Cerberus: The Three-Headed Dog without a BiteI was quite excited when I opened the package from Erin; first I had received a blend that I’d been curious    to try for some time and secondly it was dated 10/18/14, already aged over two years! The tin had traveled quite a distance and was rather cold when I opened the package so […]

Review, tobacco, Cerberus, pipe

http://smokingjacketmagazine.com/2015/12/16/cerberus-the-three-headed-dog-without-a-bite/

Peterson University Flake: a lesson in subjectivity


Just after the first of the year a new tobacconist opened in my area. Though they are primarily a cigar store, the last few months they’ve started really delving into pipes and pipe tobacco, giving me a new choice to shop locally; they are about 20 minutes away so it’s not very often I get […]

http://smokingjacketmagazine.com/2015/11/11/peterson-university-flake-a-lesson-in-subjectivity/

Reiner Blend No. 71 Long Golden Flake


A lovely blend any Virginia lover should consider.

Smoking Jacket Magazine

12000106_1027662030598270_1103618288_nBy Greg Wolford

I picked up a tin of this at a B&M in South Carolina on vacation last month. It was dented but still sealed well and marked half off; I figured I couldn’t go wrong with 3.5 ounces of mostly-Virginia flakes for under $15 so I picked it up.

The paint can style tin had been opened a week or so ago by my son but both the metal and plastic lids had been replaced he told me a few days ago. I know these types of tins are supposed to hold moisture well after opening but, still, I wanted to get it jarred up properly.

When I opened the tin I saw these huge, beautiful flakes that smelled of pure hay; a very nice Virginia tin note. Though it had been opened the tin did its job; I found the tobacco to be at the perfect moisture…

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Tobacco Review – Burlington on Whyte’s Montego Bay Blend


The website, http://www.tobacconist.ca/menu.html describes this great tasting tobacco as a unique earthy but sweet, herbal tobacco. While in Edmonton, Alberta, Canada I visited the shop and was able to open various jars of house tobacco and get a feel for the aromas and look of the tobacco. I spoke with the house blender, Chris and described the kind of tobaccos that I like, particularly Virginias and Virginia Perique blends. At the price of Canadian tobacco I did not want to make a mistake and pick up a blend that I would hate.

I opened the jar of Montego Bay and sniffed the aroma. The look was of a mottled light and darker brown ribbon cut tobaccos blended together. The smell was of a sweet, pungent Virginia, the grassy undertones but on top of that there was a subtle sweetness in the smell. I asked Chris if the tobacco had any topping and he assured me that it did not. The aroma was from the blend itself not from toppings.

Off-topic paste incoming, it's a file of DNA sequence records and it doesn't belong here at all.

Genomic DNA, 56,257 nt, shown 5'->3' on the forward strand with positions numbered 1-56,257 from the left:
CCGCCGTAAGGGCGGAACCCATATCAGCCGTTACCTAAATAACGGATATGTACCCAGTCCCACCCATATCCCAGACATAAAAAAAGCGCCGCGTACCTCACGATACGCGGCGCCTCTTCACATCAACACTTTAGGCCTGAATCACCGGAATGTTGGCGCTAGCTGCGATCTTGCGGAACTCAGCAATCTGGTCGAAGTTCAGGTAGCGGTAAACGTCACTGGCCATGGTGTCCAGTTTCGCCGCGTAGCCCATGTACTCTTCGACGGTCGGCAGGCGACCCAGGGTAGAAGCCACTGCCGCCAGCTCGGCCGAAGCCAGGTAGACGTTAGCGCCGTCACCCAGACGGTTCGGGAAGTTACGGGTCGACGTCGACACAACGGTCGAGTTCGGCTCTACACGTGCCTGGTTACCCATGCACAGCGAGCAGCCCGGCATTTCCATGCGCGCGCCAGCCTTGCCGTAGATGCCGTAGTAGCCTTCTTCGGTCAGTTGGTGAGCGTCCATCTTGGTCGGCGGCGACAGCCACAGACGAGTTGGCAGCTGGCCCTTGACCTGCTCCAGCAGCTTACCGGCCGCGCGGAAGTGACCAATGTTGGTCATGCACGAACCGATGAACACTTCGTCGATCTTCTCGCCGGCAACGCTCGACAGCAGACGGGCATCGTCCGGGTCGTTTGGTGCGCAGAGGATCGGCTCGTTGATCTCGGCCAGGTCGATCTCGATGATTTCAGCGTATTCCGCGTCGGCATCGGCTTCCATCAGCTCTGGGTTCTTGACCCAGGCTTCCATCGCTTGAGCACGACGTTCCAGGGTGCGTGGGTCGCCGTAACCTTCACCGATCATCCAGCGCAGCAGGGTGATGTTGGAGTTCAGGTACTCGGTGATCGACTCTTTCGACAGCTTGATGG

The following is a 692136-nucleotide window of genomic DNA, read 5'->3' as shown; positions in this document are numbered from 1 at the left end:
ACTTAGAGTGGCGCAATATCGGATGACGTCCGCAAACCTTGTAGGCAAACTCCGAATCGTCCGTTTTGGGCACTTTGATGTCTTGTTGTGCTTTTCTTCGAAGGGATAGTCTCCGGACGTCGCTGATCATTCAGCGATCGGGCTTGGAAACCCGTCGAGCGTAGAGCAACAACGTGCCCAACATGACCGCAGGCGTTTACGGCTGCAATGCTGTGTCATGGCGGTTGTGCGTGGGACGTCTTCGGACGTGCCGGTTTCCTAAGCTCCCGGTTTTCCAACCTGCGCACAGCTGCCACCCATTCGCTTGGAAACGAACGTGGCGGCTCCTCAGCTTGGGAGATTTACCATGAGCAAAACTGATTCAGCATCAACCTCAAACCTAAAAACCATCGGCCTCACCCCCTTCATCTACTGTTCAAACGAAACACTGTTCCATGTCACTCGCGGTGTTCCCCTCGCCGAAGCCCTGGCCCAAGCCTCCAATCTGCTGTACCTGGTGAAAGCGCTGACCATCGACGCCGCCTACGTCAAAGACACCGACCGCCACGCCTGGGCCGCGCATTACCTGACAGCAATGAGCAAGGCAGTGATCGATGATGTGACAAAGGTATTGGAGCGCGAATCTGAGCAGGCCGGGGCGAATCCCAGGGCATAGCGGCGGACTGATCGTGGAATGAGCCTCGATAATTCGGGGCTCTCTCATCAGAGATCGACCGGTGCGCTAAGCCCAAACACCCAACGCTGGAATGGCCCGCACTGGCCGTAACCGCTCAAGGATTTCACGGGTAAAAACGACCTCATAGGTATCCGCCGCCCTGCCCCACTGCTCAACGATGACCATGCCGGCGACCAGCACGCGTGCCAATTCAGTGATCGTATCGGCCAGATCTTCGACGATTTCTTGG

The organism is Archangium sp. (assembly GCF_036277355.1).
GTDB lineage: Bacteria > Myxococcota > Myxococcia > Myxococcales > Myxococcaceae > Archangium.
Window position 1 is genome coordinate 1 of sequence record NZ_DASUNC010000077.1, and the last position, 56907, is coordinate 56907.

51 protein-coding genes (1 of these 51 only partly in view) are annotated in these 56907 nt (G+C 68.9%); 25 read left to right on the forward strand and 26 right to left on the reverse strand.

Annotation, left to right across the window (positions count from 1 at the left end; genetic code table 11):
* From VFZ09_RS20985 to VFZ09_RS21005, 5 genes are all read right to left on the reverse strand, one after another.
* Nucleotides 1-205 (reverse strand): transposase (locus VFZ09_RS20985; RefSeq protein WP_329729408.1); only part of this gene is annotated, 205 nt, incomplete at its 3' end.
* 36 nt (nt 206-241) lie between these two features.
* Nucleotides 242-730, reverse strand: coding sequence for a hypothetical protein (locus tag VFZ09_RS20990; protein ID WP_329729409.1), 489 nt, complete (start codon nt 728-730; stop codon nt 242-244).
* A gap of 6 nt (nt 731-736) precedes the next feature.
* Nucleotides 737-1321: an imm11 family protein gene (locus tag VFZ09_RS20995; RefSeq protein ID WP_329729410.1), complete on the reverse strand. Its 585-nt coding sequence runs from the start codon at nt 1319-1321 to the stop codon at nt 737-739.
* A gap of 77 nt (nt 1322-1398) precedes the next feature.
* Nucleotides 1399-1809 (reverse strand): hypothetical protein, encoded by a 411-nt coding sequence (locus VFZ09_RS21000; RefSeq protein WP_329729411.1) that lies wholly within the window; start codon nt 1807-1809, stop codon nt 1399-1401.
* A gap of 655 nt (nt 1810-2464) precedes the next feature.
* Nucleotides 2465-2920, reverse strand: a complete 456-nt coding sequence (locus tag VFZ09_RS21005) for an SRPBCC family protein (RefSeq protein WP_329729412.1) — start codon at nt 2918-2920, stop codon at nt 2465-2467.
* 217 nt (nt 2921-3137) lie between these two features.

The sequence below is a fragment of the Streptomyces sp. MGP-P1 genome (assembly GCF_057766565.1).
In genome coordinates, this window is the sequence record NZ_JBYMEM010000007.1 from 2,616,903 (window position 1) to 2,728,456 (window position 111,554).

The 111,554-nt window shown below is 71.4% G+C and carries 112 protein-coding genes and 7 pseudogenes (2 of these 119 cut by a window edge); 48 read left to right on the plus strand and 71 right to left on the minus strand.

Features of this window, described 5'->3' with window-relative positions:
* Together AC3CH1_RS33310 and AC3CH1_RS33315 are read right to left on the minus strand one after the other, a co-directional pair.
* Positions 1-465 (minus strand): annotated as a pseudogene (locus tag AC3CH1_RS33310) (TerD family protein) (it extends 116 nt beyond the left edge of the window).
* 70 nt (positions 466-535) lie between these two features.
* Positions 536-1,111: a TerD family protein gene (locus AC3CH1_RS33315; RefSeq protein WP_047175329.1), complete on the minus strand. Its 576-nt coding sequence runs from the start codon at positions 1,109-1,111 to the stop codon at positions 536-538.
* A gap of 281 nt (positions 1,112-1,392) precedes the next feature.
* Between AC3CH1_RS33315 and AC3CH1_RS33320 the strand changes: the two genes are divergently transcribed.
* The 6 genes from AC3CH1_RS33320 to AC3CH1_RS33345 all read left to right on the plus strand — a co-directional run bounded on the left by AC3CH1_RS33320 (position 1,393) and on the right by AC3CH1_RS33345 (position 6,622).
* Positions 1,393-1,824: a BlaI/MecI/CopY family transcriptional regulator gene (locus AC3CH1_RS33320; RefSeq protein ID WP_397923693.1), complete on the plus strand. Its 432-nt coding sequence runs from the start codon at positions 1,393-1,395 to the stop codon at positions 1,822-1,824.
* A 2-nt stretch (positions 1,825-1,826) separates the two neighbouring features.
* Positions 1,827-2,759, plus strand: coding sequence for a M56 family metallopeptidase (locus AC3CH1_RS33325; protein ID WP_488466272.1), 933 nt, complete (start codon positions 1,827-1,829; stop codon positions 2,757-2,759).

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I purchased 50 grams of the blend and left the shop. Over the rest of my trip I smoked the blend in an old bent pipe that I always use when I travel. It is a Virginia pipe and it always delivers a good smoke for me. The sweetness was subtle and the good Virginias – both red and yellow came through beautifully. I liked that aspect of the blend a lot but there were two unidentifiable tastes that haunted me with each smoke. In my hotel room I looked at the blend in a bright light and I could see flecks of green in the blend. I separated a few of them out and put them on my tongue. Ah, I knew what I tasted – it was an herb called Deer’s Tongue. It has been repeatedly spoken of on the pipe and tobacco forums and blogs as adding a very earthy, sweet almost minty vanilla flavor to the blend. I would not describe it as minty vanilla but rather as a very herbal taste, not bitter or sweet but with a taste like vanilla bean or mint leaves. It is not an overpowering taste but it is very evident. There was another taste there that I could not quite get to but I was guessing it was some Oriental tobacco that was used as a condiment in the Virginias.

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I smoked it for the remainder of my trip and quite a bit more in the month and a half since the trip. I really like the multidimensional flavor of the blend. The mixture and layers of flavor added to the Virginias by the Deer’s Tongue and the Oriental make this a thoroughly enjoyable smoke regardless of the time of day. Its flavor stays with you after you smoke it on the insides of your lips and mouth and gives a reminder of the fullness of the smoke.

After smoking most of the 50 gram bag I emailed Chris at Burlington and asked him to confirm what I tasted in the blend. He responded with a prompt email. I was right about the Deer’s Tongue it was there as a condiment. I was also correct in tasting an Oriental. This particular one was Dubec. It had just a bit of astringency to the taste which is what I have come to expect from Orientals. It is not bitter or tangy but has a definite taste and effect on the tastebuds toward the back edges of the tongue. I like the taste of Dubec and I really liked the addition of it in the Montego Bay Blend.

I have just enough left for a few more bowls and then I will have to either give them a call and order some more or visit again when I am there in September. We shall see. It is a great blend and one that is worth a try if you can stomach the high prices that the tax structures have added to tobacco in Canada.